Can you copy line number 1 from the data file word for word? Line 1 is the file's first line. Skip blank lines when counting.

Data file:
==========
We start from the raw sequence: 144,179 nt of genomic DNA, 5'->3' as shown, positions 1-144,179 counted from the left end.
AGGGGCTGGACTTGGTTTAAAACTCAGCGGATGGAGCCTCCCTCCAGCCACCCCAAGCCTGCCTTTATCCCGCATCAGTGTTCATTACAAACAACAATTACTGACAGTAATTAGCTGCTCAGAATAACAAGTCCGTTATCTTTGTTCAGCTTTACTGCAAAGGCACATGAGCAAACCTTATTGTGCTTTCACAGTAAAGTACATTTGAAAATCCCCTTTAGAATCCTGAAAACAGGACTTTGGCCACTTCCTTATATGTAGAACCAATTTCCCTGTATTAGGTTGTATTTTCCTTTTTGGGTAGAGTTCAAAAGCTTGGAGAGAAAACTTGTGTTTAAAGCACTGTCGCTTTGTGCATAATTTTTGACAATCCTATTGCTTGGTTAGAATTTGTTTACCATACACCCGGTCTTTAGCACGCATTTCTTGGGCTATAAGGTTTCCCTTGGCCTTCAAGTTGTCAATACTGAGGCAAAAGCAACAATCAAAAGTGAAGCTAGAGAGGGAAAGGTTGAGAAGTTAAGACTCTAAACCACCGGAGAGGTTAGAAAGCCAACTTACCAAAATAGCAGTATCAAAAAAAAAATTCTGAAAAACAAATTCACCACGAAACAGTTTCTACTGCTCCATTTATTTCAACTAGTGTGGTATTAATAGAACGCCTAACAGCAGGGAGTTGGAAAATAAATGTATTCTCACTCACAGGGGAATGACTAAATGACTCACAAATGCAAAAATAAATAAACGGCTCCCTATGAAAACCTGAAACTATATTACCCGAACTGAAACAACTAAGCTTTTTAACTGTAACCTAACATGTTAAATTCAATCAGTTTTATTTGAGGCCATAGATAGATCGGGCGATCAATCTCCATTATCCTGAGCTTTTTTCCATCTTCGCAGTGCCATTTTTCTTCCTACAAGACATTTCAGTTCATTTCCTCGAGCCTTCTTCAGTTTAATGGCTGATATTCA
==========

We start from the raw sequence: 144,179 nt of genomic DNA, 5'->3' as shown, positions 1-144,179 counted from the left end.